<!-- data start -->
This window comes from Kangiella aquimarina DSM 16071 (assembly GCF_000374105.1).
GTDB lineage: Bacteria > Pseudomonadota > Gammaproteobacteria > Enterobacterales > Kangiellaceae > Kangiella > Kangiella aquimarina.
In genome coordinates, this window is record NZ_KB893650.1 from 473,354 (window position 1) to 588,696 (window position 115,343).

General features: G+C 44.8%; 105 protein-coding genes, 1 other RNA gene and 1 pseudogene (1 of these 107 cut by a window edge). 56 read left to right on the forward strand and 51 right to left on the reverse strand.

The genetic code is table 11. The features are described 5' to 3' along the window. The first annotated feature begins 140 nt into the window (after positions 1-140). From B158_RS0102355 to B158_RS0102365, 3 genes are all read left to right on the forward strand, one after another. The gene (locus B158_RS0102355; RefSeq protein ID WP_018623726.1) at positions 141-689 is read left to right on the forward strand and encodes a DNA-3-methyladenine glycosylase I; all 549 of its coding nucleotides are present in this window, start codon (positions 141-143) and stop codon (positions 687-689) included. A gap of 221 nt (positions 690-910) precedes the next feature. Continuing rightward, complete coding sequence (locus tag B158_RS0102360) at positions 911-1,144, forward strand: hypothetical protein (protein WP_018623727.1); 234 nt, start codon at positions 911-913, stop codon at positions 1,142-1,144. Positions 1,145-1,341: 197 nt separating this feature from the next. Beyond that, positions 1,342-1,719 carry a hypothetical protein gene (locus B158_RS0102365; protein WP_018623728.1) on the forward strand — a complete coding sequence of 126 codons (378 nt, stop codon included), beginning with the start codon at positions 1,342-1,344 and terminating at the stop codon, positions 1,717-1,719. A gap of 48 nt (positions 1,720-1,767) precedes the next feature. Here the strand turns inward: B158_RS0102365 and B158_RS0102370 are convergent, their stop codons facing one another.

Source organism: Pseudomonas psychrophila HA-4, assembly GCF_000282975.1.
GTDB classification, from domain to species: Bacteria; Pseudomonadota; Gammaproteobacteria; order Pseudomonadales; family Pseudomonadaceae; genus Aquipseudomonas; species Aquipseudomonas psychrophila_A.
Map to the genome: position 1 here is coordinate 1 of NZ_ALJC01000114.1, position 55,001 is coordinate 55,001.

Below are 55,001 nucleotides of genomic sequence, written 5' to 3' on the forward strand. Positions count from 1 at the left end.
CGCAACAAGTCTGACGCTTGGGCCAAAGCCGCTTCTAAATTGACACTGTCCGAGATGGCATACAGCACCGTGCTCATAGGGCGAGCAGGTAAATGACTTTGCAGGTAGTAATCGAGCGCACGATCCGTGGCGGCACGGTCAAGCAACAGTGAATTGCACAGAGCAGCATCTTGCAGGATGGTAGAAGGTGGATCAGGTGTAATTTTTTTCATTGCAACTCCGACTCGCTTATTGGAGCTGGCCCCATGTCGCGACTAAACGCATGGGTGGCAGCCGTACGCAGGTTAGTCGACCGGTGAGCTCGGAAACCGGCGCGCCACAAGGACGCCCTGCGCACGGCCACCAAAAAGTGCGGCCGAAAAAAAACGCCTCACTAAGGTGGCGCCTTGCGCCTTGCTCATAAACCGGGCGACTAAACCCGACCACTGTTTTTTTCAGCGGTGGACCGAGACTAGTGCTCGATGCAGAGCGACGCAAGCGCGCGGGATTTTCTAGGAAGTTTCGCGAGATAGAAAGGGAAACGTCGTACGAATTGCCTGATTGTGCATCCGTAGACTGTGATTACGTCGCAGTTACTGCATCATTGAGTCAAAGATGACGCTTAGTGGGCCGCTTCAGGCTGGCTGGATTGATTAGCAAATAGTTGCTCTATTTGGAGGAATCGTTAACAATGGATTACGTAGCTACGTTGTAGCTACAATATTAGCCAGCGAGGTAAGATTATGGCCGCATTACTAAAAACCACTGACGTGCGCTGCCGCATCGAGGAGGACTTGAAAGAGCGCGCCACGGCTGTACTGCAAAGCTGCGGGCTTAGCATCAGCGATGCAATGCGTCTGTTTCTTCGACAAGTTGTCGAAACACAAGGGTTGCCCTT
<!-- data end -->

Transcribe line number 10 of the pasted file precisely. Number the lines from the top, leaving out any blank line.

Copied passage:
CGCAACAAGTCTGACGCTTGGGCCAAAGCCGCTTCTAAATTGACACTGTCCGAGATGGCATACAGCACCGTGCTCATAGGGCGAGCAGGTAAATGACTTTGCAGGTAGTAATCGAGCGCACGATCCGTGGCGGCACGGTCAAGCAACAGTGAATTGCACAGAGCAGCATCTTGCAGGATGGTAGAAGGTGGATCAGGTGTAATTTTTTTCATTGCAACTCCGACTCGCTTATTGGAGCTGGCCCCATGTCGCGACTAAACGCATGGGTGGCAGCCGTACGCAGGTTAGTCGACCGGTGAGCTCGGAAACCGGCGCGCCACAAGGACGCCCTGCGCACGGCCACCAAAAAGTGCGGCCGAAAAAAAACGCCTCACTAAGGTGGCGCCTTGCGCCTTGCTCATAAACCGGGCGACTAAACCCGACCACTGTTTTTTTCAGCGGTGGACCGAGACTAGTGCTCGATGCAGAGCGACGCAAGCGCGCGGGATTTTCTAGGAAGTTTCGCGAGATAGAAAGGGAAACGTCGTACGAATTGCCTGATTGTGCATCCGTAGACTGTGATTACGTCGCAGTTACTGCATCATTGAGTCAAAGATGACGCTTAGTGGGCCGCTTCAGGCTGGCTGGATTGATTAGCAAATAGTTGCTCTATTTGGAGGAATCGTTAACAATGGATTACGTAGCTACGTTGTAGCTACAATATTAGCCAGCGAGGTAAGATTATGGCCGCATTACTAAAAACCACTGACGTGCGCTGCCGCATCGAGGAGGACTTGAAAGAGCGCGCCACGGCTGTACTGCAAAGCTGCGGGCTTAGCATCAGCGATGCAATGCGTCTGTTTCTTCGACAAGTTGTCGAAACACAAGGGTTGCCCTT